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Let's fine uncivil shoppers.

AS the Prime Minister himself said in his National Day Rally speech: "In India people say namaste or vanekum, in Australia, they say 'G'day mate'. But in Singapore, if you are lucky, they ask, 'What you want?'"

Something has gone quite wrong here. Singapore, thanks to Singapore Airlines has become an icon of good service to the rest of the world.

Perhaps it's a cultural thing. We've come to expect good hawkers to be grumpy and taxi drivers not to know where we want to go. That's sad.

It seems as if we only put on a good front for foreigners and revert to our nasty brutish selves when they go home.

Or perhaps good service only comes about with economic necessity. Our airlines and hotels provide world-class service. Most of their business depends on tourists who demand good service.

Besides, these are industries where there is very little difference in the physical product. Say what you like, but one hotel room looks pretty much like any other. At the end of the day, it is service that makes the real difference between the six-star and a five-star hotel.

On the other hand, there's no need for a hawker to pamper you. Don't like his char kway teow? Then don't eat it. A good hawker has ten other people waiting and willing to endure his grumpiness if you won't.

Good service for a hawker means serving you good food at affordable prices — nothing more and nothing less. Unlike the hotel business, there is a noticeable difference in the end product.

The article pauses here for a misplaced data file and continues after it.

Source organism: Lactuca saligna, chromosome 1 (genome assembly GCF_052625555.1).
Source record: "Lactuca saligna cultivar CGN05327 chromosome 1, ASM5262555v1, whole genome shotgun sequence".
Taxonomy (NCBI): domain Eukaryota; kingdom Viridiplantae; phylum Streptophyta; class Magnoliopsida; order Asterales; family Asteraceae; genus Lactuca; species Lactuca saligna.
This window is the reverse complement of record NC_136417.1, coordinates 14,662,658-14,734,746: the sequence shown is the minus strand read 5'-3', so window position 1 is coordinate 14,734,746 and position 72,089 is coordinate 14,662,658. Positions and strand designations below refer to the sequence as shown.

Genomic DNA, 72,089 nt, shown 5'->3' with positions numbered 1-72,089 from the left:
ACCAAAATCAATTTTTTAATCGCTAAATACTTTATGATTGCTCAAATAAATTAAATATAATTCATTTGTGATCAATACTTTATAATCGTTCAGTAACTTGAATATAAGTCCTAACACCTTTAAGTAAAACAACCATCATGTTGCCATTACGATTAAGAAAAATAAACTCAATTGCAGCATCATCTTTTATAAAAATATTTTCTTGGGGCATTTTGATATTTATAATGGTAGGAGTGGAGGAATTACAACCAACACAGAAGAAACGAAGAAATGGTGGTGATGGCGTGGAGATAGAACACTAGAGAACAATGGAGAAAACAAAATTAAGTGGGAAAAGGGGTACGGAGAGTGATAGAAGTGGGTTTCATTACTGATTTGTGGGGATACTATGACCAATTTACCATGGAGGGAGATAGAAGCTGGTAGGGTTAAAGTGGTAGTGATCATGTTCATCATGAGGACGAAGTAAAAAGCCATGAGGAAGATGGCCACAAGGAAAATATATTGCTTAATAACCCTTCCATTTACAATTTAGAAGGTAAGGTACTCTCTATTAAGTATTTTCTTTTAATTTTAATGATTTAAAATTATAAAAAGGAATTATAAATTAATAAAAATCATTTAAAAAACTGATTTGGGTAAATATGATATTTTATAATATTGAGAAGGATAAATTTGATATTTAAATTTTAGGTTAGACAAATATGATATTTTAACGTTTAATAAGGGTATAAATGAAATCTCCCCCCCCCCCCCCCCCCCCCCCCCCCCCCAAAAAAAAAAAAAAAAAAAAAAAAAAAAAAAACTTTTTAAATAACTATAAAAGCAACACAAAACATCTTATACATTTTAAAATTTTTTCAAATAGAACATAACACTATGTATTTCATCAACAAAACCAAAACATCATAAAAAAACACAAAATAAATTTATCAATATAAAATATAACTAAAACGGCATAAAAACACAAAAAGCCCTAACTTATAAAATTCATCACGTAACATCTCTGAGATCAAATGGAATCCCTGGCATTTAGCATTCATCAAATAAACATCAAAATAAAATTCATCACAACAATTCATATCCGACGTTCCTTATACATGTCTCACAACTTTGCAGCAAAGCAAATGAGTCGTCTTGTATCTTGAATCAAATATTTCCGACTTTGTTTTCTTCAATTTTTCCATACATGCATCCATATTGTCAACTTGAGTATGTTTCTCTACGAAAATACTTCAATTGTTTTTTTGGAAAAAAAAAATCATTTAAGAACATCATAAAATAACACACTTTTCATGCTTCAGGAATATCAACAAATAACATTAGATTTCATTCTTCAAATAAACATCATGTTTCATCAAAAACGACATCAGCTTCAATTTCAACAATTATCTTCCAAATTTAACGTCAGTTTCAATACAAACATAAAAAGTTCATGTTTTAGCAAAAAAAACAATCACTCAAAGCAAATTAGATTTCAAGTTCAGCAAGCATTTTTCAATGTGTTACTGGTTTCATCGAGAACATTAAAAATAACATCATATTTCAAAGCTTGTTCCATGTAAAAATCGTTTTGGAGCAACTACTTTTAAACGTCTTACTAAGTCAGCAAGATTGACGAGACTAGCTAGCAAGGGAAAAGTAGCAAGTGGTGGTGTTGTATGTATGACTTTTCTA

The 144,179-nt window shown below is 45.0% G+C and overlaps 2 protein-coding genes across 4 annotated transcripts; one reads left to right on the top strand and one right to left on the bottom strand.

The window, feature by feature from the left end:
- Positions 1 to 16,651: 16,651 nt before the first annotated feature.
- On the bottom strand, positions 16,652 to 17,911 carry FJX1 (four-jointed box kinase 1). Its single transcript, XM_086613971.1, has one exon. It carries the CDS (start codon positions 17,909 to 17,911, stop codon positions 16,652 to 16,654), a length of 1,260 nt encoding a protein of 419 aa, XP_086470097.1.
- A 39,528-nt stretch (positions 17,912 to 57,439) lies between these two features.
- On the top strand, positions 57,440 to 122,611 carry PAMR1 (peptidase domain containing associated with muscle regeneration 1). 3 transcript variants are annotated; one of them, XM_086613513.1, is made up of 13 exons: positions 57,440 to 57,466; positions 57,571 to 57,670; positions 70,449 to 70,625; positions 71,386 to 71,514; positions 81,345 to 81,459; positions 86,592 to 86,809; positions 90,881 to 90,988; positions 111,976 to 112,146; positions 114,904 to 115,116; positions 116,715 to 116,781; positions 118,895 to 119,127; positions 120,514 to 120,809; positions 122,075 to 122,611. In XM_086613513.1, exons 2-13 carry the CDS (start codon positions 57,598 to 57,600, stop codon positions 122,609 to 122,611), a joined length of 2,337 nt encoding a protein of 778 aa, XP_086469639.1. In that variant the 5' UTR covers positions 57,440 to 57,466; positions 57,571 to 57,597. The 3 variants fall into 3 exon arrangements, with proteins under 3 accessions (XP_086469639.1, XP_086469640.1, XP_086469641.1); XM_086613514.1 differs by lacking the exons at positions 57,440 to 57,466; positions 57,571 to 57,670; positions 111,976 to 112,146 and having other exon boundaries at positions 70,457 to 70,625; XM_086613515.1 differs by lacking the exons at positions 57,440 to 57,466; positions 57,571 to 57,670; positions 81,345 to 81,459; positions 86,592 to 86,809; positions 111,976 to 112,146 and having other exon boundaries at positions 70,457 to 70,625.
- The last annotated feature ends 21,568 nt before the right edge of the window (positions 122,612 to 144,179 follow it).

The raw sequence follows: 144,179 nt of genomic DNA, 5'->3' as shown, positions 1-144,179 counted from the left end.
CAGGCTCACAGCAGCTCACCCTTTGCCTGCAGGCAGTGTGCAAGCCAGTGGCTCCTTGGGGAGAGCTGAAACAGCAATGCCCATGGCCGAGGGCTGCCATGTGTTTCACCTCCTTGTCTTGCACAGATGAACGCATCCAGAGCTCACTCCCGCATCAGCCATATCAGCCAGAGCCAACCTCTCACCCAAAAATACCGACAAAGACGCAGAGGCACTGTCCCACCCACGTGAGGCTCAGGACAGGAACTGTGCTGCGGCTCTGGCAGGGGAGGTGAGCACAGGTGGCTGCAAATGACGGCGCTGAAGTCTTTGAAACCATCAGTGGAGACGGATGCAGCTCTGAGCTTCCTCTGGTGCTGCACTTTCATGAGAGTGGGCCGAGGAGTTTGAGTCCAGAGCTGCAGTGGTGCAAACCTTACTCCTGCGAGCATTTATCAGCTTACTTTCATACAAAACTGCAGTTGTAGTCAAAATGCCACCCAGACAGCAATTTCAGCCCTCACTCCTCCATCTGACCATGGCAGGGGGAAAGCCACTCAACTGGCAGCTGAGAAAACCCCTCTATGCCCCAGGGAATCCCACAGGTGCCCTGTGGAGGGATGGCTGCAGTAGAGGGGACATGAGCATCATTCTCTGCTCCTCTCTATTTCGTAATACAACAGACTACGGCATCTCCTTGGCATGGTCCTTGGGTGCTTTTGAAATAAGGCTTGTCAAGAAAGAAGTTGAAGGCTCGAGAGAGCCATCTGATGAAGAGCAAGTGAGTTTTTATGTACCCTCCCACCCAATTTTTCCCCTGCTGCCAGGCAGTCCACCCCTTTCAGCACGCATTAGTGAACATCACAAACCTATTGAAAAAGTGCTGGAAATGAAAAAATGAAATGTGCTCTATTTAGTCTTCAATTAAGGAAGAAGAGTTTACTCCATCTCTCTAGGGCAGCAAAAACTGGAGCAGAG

To be fair to customer service professionals, Singaporeans are horrible customers. For every horror story about bad customer service, there are an equally horrific number of stories about bad customers.

A representative of a fashion department store once noted that people returned perfectly good clothes with their scent on them, after wearing the clothes for a week for free (they had a one-week warranty). It's hard to smile at people like that!

What can be done? For a start, more competition is needed within industries. This should bring the products on par with each other. Once this happens, service will become a defining factor.

Look at the Yellow Pages. When it was the primary source of information, the directories could be placed at collection points and people would collect them. Thanks to competition from online search engines, Yellow Pages is providing services such as doorstep delivery of some of its directories.

This also occurs in the business-to-business sector. Goldbell Engineering — the distributor of Mitsubishi Fuso trucks — recently established a lounge for truck drivers to shower and watch TV while they wait for their trucks to be serviced.

These drivers are not the final customers for Goldbell Engineering. But by setting up the lounge, the company added value to stakeholders and indirectly, its customers. Once the basic products and services become similar in an industry, companies will invent ways to add value through better service.

As for creating good customers, perhaps a course on being a good customer should be added into our civics and moral education.

The lesson of "do unto others what you want done to you", should be drilled into our young. It's easier for customer service personnel to react pleasantly when faced with pleasant people.

Service orientation is part of being a gracious society. Recently, the national movement to develop a culture of service excellence — Go the Extra Mile for Service (Gems) — was launched.

Perhaps, it is also time for the Government to look into the cost of being ungracious and pass it on to the ungracious. Just as the Government has looked into the cost of social ills such as smoking and littering and passed on the costs to consumers by way of higher taxes and fines, perhaps the same could be done for ungracious behaviour.

Since courtesy campaigns have obviously not been as effective as we would like, perhaps we should contemplate fines and taxes to make people more polite and pleasant to each other.

Tang Li - The writer is a freelance writer.

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